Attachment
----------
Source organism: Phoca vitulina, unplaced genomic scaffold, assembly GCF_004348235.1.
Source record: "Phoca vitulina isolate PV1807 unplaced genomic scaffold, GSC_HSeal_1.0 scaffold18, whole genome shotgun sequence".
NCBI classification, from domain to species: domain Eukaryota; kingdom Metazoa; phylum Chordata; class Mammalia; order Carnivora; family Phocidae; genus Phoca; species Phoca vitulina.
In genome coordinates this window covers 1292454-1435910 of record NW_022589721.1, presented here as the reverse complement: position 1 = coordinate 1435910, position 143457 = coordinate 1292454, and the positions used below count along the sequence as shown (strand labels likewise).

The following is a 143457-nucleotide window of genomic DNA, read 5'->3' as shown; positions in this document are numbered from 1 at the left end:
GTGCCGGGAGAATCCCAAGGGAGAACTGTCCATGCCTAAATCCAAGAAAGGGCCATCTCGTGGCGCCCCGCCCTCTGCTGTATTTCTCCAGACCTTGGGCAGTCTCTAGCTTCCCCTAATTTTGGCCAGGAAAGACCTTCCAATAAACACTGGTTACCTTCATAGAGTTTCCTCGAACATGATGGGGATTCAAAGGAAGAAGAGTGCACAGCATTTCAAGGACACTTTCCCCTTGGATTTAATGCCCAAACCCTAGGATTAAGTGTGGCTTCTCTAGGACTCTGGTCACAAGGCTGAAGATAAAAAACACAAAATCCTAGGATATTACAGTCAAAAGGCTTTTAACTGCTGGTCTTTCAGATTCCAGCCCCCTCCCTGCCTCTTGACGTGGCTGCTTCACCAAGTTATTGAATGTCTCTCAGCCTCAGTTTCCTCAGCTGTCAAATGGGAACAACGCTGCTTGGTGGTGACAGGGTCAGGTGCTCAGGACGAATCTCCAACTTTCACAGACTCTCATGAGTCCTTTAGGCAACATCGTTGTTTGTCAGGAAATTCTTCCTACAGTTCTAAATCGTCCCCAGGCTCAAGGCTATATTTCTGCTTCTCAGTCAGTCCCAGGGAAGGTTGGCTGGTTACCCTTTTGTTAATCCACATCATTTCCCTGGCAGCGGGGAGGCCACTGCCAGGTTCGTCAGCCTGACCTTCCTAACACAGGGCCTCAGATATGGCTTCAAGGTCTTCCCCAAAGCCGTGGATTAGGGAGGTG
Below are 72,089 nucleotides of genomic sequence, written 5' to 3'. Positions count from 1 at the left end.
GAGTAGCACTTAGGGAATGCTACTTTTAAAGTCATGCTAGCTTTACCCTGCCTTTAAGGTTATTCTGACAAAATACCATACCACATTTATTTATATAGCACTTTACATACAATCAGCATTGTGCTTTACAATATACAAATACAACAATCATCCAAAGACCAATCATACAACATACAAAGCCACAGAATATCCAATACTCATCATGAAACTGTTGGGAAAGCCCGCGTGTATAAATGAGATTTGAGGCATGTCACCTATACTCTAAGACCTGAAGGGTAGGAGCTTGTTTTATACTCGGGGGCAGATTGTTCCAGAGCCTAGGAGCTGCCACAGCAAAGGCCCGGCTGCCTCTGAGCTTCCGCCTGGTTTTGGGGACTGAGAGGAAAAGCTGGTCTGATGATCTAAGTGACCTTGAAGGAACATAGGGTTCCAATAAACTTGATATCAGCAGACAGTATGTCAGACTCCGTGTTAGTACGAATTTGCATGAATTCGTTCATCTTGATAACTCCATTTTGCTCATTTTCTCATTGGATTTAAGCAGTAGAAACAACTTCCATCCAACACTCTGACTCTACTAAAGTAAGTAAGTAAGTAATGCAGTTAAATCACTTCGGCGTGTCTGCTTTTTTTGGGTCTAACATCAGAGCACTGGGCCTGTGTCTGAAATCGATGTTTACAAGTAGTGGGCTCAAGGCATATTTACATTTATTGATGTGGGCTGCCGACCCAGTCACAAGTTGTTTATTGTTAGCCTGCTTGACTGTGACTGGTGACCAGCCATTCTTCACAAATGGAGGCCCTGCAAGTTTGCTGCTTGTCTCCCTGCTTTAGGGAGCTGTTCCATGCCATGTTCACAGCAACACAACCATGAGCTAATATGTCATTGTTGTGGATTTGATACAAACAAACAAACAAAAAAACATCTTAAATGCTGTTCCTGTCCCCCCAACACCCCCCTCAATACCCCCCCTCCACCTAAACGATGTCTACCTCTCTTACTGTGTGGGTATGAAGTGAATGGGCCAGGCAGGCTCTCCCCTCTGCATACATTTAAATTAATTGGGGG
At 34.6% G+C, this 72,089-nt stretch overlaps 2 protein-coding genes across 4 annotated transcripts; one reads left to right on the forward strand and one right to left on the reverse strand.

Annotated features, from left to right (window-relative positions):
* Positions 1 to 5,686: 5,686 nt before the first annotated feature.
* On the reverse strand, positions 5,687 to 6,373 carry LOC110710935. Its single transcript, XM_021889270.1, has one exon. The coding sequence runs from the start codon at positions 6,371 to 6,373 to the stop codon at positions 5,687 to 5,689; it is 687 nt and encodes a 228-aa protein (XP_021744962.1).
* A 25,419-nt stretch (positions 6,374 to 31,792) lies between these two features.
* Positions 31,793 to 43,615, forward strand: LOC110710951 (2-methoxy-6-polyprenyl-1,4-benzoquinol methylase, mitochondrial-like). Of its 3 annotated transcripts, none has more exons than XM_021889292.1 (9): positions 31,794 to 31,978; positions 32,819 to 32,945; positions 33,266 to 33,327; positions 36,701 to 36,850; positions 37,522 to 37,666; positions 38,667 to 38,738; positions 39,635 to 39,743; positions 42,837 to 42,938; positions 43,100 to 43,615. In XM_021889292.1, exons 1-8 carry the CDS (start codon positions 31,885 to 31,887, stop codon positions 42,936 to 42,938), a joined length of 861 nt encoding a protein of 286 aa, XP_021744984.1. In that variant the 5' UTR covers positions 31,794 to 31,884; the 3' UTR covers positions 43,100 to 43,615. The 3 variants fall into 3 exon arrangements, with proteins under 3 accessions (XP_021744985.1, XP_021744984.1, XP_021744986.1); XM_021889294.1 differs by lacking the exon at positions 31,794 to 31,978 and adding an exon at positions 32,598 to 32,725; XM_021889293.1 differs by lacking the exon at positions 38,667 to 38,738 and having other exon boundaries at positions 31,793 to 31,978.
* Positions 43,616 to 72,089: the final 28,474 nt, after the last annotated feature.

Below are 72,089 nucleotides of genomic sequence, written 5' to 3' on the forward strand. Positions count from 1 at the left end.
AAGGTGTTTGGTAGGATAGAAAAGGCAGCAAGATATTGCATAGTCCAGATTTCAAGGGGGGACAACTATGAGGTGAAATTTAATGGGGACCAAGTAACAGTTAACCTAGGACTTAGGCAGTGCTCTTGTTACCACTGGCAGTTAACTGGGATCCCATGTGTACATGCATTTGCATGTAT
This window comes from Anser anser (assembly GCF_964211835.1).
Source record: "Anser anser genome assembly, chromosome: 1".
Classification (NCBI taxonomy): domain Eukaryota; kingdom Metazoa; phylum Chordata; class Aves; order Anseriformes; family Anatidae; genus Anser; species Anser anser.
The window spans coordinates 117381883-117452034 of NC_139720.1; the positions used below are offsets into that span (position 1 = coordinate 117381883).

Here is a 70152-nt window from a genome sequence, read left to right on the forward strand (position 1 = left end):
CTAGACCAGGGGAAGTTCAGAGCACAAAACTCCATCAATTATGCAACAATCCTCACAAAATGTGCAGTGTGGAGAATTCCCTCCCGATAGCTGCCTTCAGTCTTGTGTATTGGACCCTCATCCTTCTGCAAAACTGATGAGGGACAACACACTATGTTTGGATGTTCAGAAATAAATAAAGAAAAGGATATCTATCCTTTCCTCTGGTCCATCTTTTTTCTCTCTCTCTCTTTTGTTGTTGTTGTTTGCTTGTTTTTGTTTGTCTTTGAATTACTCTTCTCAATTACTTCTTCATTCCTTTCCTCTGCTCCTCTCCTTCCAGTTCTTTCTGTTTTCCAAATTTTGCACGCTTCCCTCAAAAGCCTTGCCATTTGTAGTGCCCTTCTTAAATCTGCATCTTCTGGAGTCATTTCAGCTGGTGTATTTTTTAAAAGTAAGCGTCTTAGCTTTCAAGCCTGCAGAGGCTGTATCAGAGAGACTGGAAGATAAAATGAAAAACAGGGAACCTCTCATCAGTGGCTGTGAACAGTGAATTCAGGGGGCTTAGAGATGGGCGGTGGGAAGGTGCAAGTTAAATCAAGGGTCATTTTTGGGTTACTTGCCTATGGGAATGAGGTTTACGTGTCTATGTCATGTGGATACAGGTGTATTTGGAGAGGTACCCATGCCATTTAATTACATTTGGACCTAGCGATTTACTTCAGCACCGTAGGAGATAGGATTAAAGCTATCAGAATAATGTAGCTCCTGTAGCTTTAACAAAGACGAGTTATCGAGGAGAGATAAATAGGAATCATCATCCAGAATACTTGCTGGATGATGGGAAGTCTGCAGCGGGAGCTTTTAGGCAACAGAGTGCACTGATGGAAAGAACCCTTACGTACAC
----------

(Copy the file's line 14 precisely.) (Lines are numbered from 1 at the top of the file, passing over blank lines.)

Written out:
* Positions 31,793 to 43,615, forward strand: LOC110710951 (2-methoxy-6-polyprenyl-1,4-benzoquinol methylase, mitochondrial-like). Of its 3 annotated transcripts, none has more exons than XM_021889292.1 (9): positions 31,794 to 31,978; positions 32,819 to 32,945; positions 33,266 to 33,327; positions 36,701 to 36,850; positions 37,522 to 37,666; positions 38,667 to 38,738; positions 39,635 to 39,743; positions 42,837 to 42,938; positions 43,100 to 43,615. In XM_021889292.1, exons 1-8 carry the CDS (start codon positions 31,885 to 31,887, stop codon positions 42,936 to 42,938), a joined length of 861 nt encoding a protein of 286 aa, XP_021744984.1. In that variant the 5' UTR covers positions 31,794 to 31,884; the 3' UTR covers positions 43,100 to 43,615. The 3 variants fall into 3 exon arrangements, with proteins under 3 accessions (XP_021744985.1, XP_021744984.1, XP_021744986.1); XM_021889294.1 differs by lacking the exon at positions 31,794 to 31,978 and adding an exon at positions 32,598 to 32,725; XM_021889293.1 differs by lacking the exon at positions 38,667 to 38,738 and having other exon boundaries at positions 31,793 to 31,978.